Alain Resnais and Alain Robbe-Grillet made sensational use of repetition’s capacity to generate an uncanny filmic rhythm in L’Année dernière à Marienbad (1961) – a rhythm Robbe-Grillet had already exploited ingeniously in his nouveaux romans. Both Resnais and Robbe-Grillet were inspired to collaborate on the script for this film by reading The Invention of Morel, and it’s fascinating to read this novella in the light of the film and realise how the book changed the course of film history; for Last Year at Marienbad – to give its title in translation – introduced the notion of a film in which much gets repeated while nothing very much happens, a notion brilliantly exploited later by Michelangelo Antonioni, the director of L’Aventura.
In Marienbad, the use of repetition subjects the viewer to a constant reiteration of the same scenes: views of the baroque palace hotel where the action takes place, a game played with matchsticks, the corridors of the hotel, enigmatic confrontations between characters rigid with formality. This resonates with a remark by the narrator of The Invention of Morel:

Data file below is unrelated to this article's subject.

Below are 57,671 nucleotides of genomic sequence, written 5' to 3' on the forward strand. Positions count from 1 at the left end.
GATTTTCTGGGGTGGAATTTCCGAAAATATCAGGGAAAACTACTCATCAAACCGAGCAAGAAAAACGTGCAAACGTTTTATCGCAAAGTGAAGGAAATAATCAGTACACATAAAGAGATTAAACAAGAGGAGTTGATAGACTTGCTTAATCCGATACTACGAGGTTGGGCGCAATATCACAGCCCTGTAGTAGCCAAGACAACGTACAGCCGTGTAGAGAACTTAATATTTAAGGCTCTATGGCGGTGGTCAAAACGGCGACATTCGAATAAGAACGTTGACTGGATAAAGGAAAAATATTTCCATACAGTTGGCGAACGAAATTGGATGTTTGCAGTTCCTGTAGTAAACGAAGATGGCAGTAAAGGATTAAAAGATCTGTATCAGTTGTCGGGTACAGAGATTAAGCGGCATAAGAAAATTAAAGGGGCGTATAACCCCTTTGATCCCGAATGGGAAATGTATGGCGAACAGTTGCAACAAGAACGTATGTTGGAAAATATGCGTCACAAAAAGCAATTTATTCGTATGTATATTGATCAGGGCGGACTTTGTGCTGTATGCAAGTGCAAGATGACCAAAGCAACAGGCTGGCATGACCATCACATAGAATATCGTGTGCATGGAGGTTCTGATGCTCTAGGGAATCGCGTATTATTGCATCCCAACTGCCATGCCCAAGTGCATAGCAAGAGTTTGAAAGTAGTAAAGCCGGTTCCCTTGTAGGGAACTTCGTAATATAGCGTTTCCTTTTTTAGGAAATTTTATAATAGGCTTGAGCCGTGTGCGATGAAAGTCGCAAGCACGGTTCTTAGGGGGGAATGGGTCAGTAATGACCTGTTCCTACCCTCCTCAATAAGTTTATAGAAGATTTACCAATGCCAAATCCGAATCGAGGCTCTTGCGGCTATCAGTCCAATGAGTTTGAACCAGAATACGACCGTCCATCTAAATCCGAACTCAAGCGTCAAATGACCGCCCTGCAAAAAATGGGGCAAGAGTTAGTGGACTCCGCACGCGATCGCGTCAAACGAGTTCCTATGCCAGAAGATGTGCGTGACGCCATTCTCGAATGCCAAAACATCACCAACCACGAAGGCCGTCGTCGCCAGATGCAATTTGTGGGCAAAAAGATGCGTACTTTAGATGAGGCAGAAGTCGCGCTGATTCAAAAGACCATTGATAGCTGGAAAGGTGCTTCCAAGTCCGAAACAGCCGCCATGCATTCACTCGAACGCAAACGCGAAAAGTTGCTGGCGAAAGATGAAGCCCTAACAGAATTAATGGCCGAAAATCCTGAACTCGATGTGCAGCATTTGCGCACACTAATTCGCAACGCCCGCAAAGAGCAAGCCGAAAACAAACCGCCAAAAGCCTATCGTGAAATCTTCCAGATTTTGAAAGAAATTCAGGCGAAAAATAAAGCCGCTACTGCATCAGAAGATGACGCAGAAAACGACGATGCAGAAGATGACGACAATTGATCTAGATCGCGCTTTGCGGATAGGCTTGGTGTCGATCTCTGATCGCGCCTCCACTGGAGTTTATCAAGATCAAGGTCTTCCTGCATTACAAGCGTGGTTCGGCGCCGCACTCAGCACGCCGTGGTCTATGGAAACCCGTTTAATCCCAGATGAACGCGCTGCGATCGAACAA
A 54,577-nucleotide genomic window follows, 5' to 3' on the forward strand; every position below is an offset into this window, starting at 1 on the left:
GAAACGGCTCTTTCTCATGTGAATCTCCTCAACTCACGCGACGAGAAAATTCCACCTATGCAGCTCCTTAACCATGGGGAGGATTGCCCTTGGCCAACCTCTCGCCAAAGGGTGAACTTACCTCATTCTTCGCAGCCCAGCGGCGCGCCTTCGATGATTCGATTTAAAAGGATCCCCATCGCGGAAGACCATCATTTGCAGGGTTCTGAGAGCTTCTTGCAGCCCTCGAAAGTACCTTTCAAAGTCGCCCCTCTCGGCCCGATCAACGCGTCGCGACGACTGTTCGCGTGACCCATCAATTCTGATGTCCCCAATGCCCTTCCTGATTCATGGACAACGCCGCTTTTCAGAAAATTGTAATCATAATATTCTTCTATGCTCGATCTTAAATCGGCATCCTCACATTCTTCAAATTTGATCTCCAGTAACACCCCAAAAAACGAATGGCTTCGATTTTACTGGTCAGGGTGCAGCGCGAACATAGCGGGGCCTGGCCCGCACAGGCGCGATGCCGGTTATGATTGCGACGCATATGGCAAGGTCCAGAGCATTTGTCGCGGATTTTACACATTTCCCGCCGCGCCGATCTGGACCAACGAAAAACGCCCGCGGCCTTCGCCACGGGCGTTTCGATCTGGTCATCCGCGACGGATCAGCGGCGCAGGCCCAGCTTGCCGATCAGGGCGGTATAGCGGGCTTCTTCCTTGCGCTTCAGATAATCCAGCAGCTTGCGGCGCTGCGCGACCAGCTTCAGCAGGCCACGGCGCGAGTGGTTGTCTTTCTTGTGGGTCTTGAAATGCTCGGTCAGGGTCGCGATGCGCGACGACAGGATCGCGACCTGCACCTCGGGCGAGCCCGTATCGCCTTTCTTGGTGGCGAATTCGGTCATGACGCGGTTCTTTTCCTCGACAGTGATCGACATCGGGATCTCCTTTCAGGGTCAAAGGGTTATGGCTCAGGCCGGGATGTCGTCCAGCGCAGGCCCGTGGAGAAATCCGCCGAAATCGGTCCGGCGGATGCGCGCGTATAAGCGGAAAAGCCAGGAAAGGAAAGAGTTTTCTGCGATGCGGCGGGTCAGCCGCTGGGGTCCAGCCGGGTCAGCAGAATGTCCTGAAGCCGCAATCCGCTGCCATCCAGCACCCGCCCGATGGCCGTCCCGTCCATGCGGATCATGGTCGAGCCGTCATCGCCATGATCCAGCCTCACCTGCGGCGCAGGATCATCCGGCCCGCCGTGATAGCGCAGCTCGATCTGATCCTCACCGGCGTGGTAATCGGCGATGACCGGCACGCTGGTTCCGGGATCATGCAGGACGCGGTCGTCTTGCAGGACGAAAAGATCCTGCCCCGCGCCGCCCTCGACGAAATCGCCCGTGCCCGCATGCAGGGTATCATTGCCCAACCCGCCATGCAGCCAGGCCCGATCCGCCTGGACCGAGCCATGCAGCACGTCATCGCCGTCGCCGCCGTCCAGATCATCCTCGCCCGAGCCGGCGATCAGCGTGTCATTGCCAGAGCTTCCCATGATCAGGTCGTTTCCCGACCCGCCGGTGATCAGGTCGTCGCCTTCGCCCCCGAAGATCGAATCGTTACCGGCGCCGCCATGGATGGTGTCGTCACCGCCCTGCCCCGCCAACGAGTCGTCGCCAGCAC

I felt elated. I thought I had made this discovery: that there are unexpected, constant repetitions in our behaviour. The right combination of circumstances had enabled me to observe them. One seldom has the chance to be a clandestine witness of several talks between the same people. But scenes are repeated in life, just as they are in the theatre…
xxxxxxxxxxxxxxxxxx(Bioy Casares, The Invention of Morel, p. 41)
Little gets resolved in the plot of Marienbad, and it seems no more, and no less, than a fugue in celluloid, reveling in the silvery qualities of a stunning cinematography that takes full advantage of the starkly sculptural properties of black and white projection. Yet the film presents us with characters who engage in their repetitive actions in what appears to be a deliberately stilted manner, though it may be that this mechanical quality is actually generated by the force of their repetitions. It is as if everyone is going about their business in a sort of trance, and this is what places the film in the realm of the uncanny, rather than in some quieter location. Marienbad, however, has always provoked the sort of controversy that is usually reserved for the innocuous where “nothing happens,” an accusation usually leveled at quietist art: “It’s either some sort of masterpiece or meaningless twaddle,” says The Time Out Film Guide, and less sophisticated commentators have no doubts about which of these it is.